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Thread Starter 
All of the excerpts below tell his own times, from the eyes of an old baker named, Hagop Mintzuri. I recommend you to read throughly the book of this Ottoman, who aspired to be a writer and wrote his own book one day. It lays before our eyes the late Ottoman Empire downtown culture, commons perception, and the streets; you almost feel as if you get in the scene there...

Source :
Istanbul Memories (1897-1940)
Hagop Mintzuri
History Foundation of Turkey - Yurt Publications
Tarih Vakfý

" ... I am telling those days’ Beşiktaş; the downtown and our bakery ... Then, breads weren’t sold at bakeries. The people were not buying their breads from bakeries as in today. They weren’t sold at markets as well. The breads were being delivered to the neighbourhoods, ghettos and the homes of the customers. And whats more, on credit!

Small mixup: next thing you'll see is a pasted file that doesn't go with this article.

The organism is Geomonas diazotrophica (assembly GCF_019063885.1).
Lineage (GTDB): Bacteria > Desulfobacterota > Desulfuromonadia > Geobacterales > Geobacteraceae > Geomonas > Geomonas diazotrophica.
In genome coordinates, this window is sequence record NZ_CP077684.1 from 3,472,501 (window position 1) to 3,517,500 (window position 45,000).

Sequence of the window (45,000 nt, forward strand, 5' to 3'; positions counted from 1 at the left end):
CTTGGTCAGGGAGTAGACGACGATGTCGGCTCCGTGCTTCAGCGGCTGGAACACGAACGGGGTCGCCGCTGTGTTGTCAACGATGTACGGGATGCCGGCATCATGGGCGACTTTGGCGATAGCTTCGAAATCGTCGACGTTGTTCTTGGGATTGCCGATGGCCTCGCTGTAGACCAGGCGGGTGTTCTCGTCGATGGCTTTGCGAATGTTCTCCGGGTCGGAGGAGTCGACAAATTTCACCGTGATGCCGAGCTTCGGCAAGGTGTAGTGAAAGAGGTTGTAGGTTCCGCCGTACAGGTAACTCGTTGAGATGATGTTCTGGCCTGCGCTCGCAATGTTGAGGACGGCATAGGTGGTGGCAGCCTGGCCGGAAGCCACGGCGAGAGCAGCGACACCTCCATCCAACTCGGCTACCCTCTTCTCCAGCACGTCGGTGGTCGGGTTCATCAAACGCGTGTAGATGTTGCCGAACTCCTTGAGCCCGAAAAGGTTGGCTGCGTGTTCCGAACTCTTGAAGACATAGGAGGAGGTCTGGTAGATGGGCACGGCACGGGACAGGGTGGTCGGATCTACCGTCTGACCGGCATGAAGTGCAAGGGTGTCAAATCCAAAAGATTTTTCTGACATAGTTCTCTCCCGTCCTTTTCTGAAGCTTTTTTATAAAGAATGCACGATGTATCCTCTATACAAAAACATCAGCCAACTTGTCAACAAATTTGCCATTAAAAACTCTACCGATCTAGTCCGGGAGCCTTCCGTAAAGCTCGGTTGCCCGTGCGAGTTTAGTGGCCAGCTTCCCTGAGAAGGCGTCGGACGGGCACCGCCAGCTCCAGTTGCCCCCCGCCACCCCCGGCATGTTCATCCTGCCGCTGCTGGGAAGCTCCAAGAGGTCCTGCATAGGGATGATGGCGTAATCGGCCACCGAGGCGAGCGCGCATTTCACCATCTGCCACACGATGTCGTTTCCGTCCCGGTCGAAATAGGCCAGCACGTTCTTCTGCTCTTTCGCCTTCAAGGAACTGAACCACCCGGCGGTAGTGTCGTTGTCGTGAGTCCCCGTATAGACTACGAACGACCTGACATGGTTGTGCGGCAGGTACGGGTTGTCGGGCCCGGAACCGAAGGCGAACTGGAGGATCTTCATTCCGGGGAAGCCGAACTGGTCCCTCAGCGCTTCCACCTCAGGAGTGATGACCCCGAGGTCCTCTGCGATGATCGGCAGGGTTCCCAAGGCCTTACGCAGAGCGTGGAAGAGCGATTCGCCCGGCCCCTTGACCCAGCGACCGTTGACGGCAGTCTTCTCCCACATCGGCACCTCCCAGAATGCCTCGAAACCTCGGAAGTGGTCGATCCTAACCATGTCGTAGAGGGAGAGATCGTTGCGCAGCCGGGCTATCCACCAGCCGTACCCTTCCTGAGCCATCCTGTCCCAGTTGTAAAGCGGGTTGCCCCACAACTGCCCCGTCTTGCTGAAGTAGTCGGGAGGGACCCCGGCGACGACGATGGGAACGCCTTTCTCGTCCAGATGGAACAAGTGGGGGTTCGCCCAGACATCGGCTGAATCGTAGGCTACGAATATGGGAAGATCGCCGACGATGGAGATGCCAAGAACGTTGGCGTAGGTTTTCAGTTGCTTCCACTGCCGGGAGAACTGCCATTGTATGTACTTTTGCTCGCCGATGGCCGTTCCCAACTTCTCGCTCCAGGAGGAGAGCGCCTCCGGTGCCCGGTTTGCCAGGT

Breads were being put in little bread-sacks. The number of breads given were being marked on wooden sticks which we called tally. The bread moneys were payed at the beginning of the week, or every two weeks or at the beginning of the mounth. The ones to deliver the breads were the tray carriers. Our bakery had a stable and horses. We were feeding six horses. We were settling the breads in a pair of baskets on each horse. Every horse was taking two hundred-two hundred fifty loaves. This was our business, the Armudanians and Albanians.... "